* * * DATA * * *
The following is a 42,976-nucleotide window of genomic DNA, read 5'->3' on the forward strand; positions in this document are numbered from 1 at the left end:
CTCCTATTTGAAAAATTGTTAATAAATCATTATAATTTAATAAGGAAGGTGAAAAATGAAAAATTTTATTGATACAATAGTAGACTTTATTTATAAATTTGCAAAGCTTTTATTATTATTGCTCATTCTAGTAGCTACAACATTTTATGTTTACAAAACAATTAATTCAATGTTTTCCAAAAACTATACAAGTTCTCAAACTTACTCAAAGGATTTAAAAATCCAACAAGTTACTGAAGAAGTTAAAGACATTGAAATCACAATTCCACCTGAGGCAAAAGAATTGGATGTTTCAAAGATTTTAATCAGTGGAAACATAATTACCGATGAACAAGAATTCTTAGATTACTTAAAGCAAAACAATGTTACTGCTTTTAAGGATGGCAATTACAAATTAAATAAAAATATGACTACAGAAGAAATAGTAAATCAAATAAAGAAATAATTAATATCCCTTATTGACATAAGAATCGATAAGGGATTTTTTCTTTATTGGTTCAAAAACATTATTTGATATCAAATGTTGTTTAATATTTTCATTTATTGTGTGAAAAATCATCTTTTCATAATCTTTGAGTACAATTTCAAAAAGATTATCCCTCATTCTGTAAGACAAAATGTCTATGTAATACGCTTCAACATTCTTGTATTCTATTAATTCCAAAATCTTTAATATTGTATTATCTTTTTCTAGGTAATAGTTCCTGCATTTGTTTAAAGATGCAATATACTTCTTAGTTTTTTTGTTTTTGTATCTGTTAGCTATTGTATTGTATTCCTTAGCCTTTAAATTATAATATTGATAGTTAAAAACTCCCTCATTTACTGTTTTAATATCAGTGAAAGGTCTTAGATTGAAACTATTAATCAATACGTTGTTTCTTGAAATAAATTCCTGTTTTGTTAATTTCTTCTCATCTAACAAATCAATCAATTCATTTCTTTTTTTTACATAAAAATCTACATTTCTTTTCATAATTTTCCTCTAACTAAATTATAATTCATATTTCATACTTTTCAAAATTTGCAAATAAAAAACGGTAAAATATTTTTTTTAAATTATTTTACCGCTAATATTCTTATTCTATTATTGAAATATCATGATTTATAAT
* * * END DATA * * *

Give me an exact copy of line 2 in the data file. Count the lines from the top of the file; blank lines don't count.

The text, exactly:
CTCCTATTTGAAAAATTGTTAATAAATCATTATAATTTAATAAGGAAGGTGAAAAATGAAAAATTTTATTGATACAATAGTAGACTTTATTTATAAATTTGCAAAGCTTTTATTATTATTGCTCATTCTAGTAGCTACAACATTTTATGTTTACAAAACAATTAATTCAATGTTTTCCAAAAACTATACAAGTTCTCAAACTTACTCAAAGGATTTAAAAATCCAACAAGTTACTGAAGAAGTTAAAGACATTGAAATCACAATTCCACCTGAGGCAAAAGAATTGGATGTTTCAAAGATTTTAATCAGTGGAAACATAATTACCGATGAACAAGAATTCTTAGATTACTTAAAGCAAAACAATGTTACTGCTTTTAAGGATGGCAATTACAAATTAAATAAAAATATGACTACAGAAGAAATAGTAAATCAAATAAAGAAATAATTAATATCCCTTATTGACATAAGAATCGATAAGGGATTTTTTCTTTATTGGTTCAAAAACATTATTTGATATCAAATGTTGTTTAATATTTTCATTTATTGTGTGAAAAATCATCTTTTCATAATCTTTGAGTACAATTTCAAAAAGATTATCCCTCATTCTGTAAGACAAAATGTCTATGTAATACGCTTCAACATTCTTGTATTCTATTAATTCCAAAATCTTTAATATTGTATTATCTTTTTCTAGGTAATAGTTCCTGCATTTGTTTAAAGATGCAATATACTTCTTAGTTTTTTTGTTTTTGTATCTGTTAGCTATTGTATTGTATTCCTTAGCCTTTAAATTATAATATTGATAGTTAAAAACTCCCTCATTTACTGTTTTAATATCAGTGAAAGGTCTTAGATTGAAACTATTAATCAATACGTTGTTTCTTGAAATAAATTCCTGTTTTGTTAATTTCTTCTCATCTAACAAATCAATCAATTCATTTCTTTTTTTTACATAAAAATCTACATTTCTTTTCATAATTTTCCTCTAACTAAATTATAATTCATATTTCATACTTTTCAAAATTTGCAAATAAAAAACGGTAAAATATTTTTTTTAAATTATTTTACCGCTAATATTCTTATTCTATTATTGAAATATCATGATTTATAAT